How are dreaded multidrug-resistant pathogens brought into hospitals?
According to National Reference Center for Surveillance of Nosocomial Infections esti-mates, up to 15,000 patients die of hospital-acquired infections in Germany every year. Here, multidrug-resistant bacteria, against which common antibiotics are no longer effec-tive, play a major role. But where do these pathogens come from? In largest study of its kind in Europe, DZIF scientists from the University of Cologne investigated this question and discovered that almost ten percent of patients admitted into hospitals already bring these dreaded pathogens along with them from home.
"We were surprised that on hospital admission almost every tenth patient is colonised with multidrug-resistant pathogens," explains Dr Axel Hamprecht from the University of Cologne. He coordinated this study, in which six German university hospitals participated, together with Prof Harald Seifert, also from the University of Cologne, and colleagues from Charité Berlin. Over 4,000 adults were tested for multidrug-resistant Enterobacteriaceae on admission into hospital by means of stool samples or rectal swabs.
Enterobacteriaceae such as Escherichia coli constitute a normal part of the gut flora and are not pathogenic—as long as they remain in the gut. However, they can cause infections in oth-er organs, for example urinary tract infections. An infection caused by multidrug-resistant bacteria is much more difficult to treat and requires the use of last-resort antibiotics. In their investigations, the researchers paid particular attention to a group of multidrug-resistant bacte-ria that are often problematic in hospitals: so-called third-generation cephalosporin-resistant Enterobacteriaceae (3GCREB).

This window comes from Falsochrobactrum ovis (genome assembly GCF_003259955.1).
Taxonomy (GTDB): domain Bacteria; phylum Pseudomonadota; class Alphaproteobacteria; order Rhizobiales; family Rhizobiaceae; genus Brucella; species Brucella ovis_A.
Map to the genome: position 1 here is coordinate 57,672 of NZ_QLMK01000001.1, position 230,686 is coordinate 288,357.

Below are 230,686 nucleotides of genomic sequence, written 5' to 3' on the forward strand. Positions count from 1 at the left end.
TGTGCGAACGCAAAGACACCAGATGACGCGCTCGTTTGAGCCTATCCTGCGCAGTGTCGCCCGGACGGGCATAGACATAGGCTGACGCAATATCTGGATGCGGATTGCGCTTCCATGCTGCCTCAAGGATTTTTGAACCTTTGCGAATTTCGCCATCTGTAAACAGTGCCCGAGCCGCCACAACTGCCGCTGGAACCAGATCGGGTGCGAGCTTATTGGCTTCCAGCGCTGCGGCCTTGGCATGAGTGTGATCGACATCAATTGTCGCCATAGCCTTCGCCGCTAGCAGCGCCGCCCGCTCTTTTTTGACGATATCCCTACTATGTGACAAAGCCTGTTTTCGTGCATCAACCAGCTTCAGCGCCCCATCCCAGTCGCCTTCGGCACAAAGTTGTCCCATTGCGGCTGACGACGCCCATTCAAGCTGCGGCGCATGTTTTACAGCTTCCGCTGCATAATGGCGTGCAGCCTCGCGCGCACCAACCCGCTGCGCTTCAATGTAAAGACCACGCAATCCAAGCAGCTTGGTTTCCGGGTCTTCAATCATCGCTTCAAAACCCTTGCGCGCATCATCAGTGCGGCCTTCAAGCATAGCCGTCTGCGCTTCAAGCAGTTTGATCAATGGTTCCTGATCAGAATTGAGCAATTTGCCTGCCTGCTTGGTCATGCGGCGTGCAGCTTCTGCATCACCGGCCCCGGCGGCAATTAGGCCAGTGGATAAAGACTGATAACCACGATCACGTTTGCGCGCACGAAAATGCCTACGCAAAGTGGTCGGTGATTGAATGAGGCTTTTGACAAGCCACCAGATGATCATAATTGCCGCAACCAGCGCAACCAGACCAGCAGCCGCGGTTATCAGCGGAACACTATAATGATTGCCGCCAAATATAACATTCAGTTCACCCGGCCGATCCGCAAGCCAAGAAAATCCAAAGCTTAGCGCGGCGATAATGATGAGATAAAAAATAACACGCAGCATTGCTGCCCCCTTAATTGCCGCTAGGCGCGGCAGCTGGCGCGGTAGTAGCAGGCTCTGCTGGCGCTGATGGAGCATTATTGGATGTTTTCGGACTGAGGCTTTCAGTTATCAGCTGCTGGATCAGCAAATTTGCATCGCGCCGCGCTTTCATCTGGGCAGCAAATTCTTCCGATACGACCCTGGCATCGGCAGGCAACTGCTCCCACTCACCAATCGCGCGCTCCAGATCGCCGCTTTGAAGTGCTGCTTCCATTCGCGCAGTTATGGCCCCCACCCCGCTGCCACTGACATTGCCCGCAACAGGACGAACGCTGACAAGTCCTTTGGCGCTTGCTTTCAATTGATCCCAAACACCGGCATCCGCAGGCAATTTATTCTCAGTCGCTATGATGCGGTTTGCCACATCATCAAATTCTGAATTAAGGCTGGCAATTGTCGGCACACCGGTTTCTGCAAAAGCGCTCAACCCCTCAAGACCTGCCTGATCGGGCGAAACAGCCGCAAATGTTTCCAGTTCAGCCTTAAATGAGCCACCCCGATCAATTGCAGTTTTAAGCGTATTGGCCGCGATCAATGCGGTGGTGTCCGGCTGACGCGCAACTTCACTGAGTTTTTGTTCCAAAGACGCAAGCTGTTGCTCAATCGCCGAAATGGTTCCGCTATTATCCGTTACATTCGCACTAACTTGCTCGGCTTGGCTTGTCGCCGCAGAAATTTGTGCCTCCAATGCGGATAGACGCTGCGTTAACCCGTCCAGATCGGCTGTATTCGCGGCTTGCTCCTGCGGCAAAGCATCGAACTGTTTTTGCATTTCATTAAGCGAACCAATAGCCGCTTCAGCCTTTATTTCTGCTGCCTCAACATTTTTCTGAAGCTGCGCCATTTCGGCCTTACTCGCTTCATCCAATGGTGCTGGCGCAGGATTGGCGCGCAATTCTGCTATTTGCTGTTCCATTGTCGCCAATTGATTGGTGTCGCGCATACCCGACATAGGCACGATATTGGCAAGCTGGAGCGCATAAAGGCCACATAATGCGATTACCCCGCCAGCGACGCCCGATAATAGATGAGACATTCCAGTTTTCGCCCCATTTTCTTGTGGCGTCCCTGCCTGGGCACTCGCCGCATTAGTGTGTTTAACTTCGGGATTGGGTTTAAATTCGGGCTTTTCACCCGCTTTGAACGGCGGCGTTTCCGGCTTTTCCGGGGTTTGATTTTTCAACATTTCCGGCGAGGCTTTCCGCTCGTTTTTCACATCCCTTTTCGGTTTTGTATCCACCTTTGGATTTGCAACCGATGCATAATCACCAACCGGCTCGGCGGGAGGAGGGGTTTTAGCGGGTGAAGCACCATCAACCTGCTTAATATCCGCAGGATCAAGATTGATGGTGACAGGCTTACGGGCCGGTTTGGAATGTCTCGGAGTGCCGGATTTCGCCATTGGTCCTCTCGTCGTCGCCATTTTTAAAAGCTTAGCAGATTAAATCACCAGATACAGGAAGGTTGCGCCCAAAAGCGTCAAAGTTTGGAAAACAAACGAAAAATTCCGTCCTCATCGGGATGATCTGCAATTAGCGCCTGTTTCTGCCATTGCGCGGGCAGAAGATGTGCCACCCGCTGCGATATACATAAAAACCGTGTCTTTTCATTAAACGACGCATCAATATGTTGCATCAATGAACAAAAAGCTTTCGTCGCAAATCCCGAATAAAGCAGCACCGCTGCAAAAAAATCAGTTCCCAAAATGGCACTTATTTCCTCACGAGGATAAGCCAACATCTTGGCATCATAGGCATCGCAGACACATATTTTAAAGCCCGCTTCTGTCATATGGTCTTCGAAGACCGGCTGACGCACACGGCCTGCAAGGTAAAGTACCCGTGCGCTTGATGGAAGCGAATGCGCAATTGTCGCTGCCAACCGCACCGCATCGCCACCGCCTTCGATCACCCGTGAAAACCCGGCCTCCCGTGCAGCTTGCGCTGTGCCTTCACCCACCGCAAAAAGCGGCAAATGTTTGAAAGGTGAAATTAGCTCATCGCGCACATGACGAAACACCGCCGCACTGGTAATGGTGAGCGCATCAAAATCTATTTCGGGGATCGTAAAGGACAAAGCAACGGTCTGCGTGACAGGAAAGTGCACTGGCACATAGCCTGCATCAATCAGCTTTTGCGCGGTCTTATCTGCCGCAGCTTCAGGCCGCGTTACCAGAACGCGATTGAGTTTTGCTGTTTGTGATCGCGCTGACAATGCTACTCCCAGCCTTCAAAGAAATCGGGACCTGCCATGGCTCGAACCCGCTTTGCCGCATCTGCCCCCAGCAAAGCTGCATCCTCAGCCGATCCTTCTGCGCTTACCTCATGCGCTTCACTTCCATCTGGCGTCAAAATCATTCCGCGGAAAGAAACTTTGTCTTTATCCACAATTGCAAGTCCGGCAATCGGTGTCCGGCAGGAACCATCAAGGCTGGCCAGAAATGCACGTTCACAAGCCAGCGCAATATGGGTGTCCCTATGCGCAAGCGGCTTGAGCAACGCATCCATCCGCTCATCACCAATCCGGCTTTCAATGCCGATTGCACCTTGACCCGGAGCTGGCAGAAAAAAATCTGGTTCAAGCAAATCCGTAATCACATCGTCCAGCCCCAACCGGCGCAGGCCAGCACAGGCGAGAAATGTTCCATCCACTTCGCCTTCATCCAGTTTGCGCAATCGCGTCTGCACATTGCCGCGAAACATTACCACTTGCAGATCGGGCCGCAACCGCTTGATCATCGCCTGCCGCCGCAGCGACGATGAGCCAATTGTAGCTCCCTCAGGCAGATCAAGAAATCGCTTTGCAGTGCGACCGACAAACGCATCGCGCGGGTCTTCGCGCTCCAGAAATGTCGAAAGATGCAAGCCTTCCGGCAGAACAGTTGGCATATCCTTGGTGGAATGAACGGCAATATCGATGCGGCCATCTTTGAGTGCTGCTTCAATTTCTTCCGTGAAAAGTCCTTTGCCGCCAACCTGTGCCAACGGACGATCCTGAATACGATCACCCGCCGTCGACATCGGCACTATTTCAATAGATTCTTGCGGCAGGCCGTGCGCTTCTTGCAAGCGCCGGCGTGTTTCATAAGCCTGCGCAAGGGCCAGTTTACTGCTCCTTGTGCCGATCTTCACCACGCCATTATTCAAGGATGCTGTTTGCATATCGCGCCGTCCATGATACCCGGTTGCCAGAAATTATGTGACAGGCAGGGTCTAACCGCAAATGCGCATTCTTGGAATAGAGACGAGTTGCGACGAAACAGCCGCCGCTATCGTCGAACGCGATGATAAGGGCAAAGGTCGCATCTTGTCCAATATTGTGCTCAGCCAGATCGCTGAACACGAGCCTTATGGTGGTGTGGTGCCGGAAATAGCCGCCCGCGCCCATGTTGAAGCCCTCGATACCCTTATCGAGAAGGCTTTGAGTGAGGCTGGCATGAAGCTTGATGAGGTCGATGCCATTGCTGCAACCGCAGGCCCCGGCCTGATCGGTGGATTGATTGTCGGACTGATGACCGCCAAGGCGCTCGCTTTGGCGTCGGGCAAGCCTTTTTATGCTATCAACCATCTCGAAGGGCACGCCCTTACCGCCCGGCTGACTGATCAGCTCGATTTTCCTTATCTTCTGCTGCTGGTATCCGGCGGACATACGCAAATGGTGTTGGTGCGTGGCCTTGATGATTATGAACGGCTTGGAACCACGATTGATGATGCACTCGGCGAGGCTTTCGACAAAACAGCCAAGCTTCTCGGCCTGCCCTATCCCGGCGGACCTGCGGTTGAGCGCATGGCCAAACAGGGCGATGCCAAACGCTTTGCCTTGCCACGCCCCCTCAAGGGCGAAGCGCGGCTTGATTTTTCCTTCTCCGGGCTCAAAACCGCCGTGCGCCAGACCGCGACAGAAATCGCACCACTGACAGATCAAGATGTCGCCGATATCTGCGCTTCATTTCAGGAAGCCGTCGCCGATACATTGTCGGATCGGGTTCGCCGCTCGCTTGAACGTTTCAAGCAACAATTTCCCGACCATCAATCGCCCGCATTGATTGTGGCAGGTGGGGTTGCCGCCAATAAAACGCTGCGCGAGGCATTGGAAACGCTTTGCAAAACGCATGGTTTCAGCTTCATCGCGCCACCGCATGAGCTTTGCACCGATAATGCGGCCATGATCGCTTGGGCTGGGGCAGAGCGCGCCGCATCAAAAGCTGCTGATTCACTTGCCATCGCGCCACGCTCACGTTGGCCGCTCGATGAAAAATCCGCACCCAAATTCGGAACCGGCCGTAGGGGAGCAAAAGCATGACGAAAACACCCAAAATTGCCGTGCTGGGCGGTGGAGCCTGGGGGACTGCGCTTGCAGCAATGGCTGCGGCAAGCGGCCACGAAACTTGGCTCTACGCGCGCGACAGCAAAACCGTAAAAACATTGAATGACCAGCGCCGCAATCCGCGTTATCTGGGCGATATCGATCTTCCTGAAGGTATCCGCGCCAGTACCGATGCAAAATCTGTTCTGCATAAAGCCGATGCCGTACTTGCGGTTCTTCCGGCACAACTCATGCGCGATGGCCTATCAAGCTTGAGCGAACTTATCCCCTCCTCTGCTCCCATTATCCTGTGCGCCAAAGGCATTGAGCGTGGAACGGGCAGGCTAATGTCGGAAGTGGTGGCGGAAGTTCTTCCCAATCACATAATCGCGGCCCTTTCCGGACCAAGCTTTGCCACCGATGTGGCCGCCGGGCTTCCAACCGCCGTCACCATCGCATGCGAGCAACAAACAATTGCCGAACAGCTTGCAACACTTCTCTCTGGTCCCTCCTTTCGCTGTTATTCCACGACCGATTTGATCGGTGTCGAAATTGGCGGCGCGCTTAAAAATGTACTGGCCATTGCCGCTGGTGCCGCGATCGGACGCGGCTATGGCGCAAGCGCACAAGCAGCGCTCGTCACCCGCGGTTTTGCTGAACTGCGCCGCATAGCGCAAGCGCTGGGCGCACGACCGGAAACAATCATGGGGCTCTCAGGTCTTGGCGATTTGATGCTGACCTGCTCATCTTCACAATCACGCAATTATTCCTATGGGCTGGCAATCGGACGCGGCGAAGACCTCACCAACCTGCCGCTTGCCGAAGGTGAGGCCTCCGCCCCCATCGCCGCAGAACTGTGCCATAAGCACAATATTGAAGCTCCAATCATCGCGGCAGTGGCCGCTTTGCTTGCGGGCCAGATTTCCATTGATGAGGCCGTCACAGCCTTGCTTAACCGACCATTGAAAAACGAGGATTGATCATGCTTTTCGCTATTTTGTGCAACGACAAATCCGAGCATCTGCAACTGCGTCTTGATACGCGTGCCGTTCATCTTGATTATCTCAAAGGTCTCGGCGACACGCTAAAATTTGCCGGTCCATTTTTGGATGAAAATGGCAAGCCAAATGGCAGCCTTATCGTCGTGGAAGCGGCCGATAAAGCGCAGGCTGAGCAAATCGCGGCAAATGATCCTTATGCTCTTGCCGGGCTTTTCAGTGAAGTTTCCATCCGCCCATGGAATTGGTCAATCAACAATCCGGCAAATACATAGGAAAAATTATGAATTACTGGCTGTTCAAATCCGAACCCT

These multidrug-resistant gut bacteria which are resistant to cephalosporins, amongst other drugs, have spread worldwide over the past years. Similar to penicillin, cephalosporins are antibiotics that kill bacteria by inhibiting bacterial cell wall synthesis. Newer third-generation cephalosporins are effective against a broad spectrum of bacteria and belong to the group of most commonly used antibiotics. However, over the course of time, the bacteria have defend-ed themselves and have acquired so-called beta-lactamase—an enzyme that renders these an-tibiotics ineffective. Enterobacteriaceae are transmitted by smear infection, predominantly via faeces and food.
Every tenth patient brings the pathogens into hospital
Out of the 4,376 adults who were tested for 3GCREB pathogens on admission to one of the participating hospitals, 416 were carriers of these multidrug-resistant pathogens. This preva-lence is higher than has previously been reported in Germany. Especially often, the scientists found beta-lactamase producing Escherichia coli bacteria, so-called ESBL-producing Entero-bacteriaceae. The prevalence of these multidrug-resistant pathogens differed from hospital to hospital.
In order to elucidate the factors for colonisation with these bacteria, the patients completed a questionnaire on previous hospital stays and lifestyle habits. "Patients who have taken antibi-otics and travellers outside Europe are at higher risk," says Hamprecht, underlining two im-portant research findings.
Experts recommend more hygiene and using fewer antibiotics
What can be done to prevent the spread of multidrug-resistant pathogens as early as possible? Hamprecht is certain, "With so many people affected, the strategy of isolating patients within the hospitals no longer works. Additionally, in contrast to other groups of multidrug-resistant bacteria such as MRSA (Methicillin-resistant Staphylococcus-aureus) strains, standardised sanitation measures for 3GCREB have not been established." Instead, Hamprecht and Seifert recommend improving hygiene measures in hospitals and practices, a rational use of antibiotics and especially reducing their non-justified administration, as well as more training for doctors.